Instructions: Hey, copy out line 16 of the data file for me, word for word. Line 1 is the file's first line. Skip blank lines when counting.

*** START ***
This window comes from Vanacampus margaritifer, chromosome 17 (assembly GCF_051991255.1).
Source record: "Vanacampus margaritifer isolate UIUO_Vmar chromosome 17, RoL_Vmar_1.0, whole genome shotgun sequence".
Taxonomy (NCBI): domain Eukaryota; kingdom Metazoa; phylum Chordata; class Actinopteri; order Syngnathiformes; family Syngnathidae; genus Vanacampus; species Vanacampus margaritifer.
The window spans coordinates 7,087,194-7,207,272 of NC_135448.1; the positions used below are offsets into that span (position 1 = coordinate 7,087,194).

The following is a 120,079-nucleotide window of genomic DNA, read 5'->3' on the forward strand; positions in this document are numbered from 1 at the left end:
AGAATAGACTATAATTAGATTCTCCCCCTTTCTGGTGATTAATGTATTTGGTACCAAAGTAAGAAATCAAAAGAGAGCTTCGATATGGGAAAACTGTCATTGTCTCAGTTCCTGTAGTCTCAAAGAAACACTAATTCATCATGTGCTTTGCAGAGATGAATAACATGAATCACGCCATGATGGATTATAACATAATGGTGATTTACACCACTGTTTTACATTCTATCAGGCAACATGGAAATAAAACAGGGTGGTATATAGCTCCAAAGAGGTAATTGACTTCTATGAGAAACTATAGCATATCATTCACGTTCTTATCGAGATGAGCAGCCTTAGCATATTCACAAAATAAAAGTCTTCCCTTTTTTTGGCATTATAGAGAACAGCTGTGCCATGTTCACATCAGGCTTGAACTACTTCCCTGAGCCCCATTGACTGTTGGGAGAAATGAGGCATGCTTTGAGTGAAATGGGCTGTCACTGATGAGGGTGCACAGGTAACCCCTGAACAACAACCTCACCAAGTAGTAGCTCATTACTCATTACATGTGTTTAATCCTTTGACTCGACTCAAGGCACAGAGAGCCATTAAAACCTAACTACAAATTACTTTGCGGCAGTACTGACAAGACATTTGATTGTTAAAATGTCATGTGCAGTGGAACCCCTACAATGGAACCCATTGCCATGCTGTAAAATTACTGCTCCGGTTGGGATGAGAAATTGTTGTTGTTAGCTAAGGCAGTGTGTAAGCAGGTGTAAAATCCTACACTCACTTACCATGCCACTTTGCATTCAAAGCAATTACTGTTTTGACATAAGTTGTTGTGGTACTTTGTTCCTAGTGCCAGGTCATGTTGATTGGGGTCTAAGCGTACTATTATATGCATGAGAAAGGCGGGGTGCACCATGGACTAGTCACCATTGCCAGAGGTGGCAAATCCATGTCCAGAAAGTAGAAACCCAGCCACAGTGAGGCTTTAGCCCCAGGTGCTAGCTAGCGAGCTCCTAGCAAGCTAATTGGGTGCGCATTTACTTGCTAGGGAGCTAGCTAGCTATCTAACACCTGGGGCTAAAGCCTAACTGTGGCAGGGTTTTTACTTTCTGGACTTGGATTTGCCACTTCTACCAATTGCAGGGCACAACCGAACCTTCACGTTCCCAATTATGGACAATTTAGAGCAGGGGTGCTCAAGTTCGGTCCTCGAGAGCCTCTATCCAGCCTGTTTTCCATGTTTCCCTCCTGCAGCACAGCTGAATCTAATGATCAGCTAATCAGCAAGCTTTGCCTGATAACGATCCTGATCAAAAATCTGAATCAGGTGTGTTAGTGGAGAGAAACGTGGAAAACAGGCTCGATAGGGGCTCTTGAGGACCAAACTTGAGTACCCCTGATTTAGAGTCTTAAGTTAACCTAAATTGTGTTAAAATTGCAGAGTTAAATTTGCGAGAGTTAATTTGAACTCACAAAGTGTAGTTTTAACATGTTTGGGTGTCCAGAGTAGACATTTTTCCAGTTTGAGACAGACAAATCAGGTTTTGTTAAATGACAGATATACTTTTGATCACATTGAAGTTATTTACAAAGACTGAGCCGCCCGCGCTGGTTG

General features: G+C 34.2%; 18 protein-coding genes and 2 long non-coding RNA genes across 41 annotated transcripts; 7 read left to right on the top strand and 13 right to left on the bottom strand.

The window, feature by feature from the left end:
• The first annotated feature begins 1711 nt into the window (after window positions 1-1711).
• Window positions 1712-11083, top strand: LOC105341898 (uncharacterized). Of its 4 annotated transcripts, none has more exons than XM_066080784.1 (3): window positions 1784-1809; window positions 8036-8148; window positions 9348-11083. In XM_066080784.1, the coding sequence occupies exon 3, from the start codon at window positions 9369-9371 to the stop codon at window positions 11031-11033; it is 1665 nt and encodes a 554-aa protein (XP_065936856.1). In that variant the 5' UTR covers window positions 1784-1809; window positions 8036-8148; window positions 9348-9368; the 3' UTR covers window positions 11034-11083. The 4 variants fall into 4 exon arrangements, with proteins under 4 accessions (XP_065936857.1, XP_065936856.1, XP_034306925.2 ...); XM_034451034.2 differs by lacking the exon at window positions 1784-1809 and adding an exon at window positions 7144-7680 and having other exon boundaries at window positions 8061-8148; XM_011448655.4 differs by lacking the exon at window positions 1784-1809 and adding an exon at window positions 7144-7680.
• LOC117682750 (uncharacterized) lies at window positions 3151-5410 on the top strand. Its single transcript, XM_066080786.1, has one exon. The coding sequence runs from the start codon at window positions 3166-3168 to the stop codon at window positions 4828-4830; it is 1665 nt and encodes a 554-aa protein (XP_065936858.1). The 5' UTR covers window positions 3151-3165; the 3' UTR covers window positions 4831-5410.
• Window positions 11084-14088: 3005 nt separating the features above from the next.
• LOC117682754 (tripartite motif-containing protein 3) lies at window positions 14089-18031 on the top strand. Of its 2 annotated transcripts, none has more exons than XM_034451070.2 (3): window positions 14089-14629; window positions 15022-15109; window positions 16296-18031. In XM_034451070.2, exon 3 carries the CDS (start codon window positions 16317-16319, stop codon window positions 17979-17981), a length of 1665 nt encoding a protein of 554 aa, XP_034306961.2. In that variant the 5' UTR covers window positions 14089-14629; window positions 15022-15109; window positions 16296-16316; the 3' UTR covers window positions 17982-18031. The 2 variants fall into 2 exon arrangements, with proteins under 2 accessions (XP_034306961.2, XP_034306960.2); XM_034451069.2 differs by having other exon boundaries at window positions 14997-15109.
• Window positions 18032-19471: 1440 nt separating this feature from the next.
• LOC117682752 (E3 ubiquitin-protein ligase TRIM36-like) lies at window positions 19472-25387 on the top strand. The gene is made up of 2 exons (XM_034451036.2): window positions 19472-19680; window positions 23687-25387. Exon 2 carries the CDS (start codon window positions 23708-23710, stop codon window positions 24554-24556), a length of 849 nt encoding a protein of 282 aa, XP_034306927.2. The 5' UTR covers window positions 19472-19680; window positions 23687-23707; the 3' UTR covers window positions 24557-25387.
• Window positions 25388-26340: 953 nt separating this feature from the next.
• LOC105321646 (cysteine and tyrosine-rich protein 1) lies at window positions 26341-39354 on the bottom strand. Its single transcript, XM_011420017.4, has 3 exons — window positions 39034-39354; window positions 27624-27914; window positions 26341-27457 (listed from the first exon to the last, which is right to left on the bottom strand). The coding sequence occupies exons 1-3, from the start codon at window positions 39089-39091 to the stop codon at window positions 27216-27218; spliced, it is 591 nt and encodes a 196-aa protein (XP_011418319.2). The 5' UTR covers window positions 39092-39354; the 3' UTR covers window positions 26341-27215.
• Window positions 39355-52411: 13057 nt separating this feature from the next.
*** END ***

• Window positions 25388-26340: 953 nt separating this feature from the next.